Various models have been developed to depict the various business processes that form part of the supply chain management. According to Sunil Chopra and Peter Meindl , the supply chain processes can be classified into the following three macro processes; 1. Customer Relations Management (CRM) – These are the processes that focus on the interface between the firm and its customers. The CRM process aims to generate customer demand and facilitate the placement and tracking of orders. 2. Internal Supply Chain Management (ISCM) – All processes that are nternal to the firm. ISCM process aims to fulfil the demand generated by the CRM process in a timely manner and at the lowest possible cost. 3. Supplier Relationship Management (SRM) – All processes that focus on the interface between the firm and its suppliers. The SRM process aims to arrange for and manage supply source for various goods and services. Within the above macro processes, there are broader micro processes as shown below: Supplier Firm Customer
SRM ISCM CRM •Source•Strategic Planning•Market •Negotiate•Demand Planning•Price •Buy•Supply Planning•Sell •Design Collaboration•Fulfilment•Call Centre •Supply Collaboration•Field Service•Order Management Within a firm, all supply chain activities belong to one of the three macro processes above. It is therefore important that there is integration among all three processes for successful supply chain management. Lambert et al identifies the following eight business processes within the supply chain 1.
Customer relationship management (CRM) – Learning about customers’ needs and behaviour and integration of sales, marketing and strategies. 2. Customer service management (CSM) – Providing internal and external customers with high quality products at the lowest cost in a timely and flexible manner. 3. Demand Management – Balancing of requirements of customers with supply chain capabilities 4. Order Fulfilment – Fulfilment of customers’ orders efficiently and effectively at the minimum total cost. 5.
Manufacturing flow management – Concerned with all processes and activities required to transform inputs into outputs. 6. Supplier relationship management (SRM) – concerned with how a firm interacts with its suppliers. 7. Product development and commercialization – concerned with all processes and activities involved in the development and marketing of new or existing products. 8. Returns management – This is basically concerned with reverse logistics; recycling, waste collection and disposal, reconditioning in order to minimise waste.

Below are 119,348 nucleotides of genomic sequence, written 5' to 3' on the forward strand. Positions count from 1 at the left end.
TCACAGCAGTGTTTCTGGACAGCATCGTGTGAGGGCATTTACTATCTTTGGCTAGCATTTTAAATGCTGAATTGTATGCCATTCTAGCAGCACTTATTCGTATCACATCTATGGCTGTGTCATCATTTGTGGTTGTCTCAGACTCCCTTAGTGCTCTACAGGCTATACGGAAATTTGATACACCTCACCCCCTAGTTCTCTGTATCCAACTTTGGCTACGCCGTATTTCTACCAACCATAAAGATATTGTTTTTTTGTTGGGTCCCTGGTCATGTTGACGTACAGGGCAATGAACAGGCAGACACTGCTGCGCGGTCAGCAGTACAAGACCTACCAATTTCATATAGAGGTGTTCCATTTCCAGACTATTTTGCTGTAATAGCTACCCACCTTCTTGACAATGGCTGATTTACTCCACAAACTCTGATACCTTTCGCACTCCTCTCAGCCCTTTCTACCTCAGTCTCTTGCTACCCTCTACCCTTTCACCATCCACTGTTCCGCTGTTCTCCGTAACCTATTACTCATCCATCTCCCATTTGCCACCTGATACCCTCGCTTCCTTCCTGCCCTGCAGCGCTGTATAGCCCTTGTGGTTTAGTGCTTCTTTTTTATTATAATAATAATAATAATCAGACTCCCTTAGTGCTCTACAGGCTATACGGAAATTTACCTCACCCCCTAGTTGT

Both writers have captured the processes within a supply chain, only in a different manner. SUPPLY CHAIN ACTIVITIES Within the supply chain processes, there are some activities that are essential to the effective management of a supply chain. These activities are geared towards achieving the objectives of supply chain management. They include: •Mutual sharing of information •Mutual sharing of risk and rewards •Integrated behaviour •Integrated processes •Cooperation •Same goal and same focus on serving customers •Partners to build and maintain long term relationships
IMPORTANCE OF SUPPLY CHAIN MANAGEMENT. Every organization, be it a service or manufacturing entity needs a robust supply chain management in order to gain and maintain a competitive advantage. Of critical importance is how a firm manages competition through supply chain alliances and partnerships. An independent firm on its own many not have all the resources to match its competitors. But by having an upstream and a downstream arrangement of getting the input, processing it into output and then pushing it to the downstream for distribution with effective chain partners, it can face any usiness challenges. Process integration and other efforts along the supply chain will result in improved quality as higher profit margins shall get reflected in the creation of better facilities for manufacturing, product design, research, enhanced customer service. The benefits too would be reflected in lower costs and better trust among partners. CONCLUSION The supply chain management paradigm cuts across organizational boundaries and it is essential to the survival and competitive advantage of every organization.
While integration within an organization can be good and well organized, it is the integration with outside organizations that needs careful planning and that is where supply chain management comes into play. If an organization concentrates on its internal operations while ignoring others outside its boundaries, the result will be inefficiency in the movement of its goods and services right from suppliers, to the processing unit and to the end customer. Effective supply chain management is a recipe for success while the opposite is true when supply chain management is poorly managed.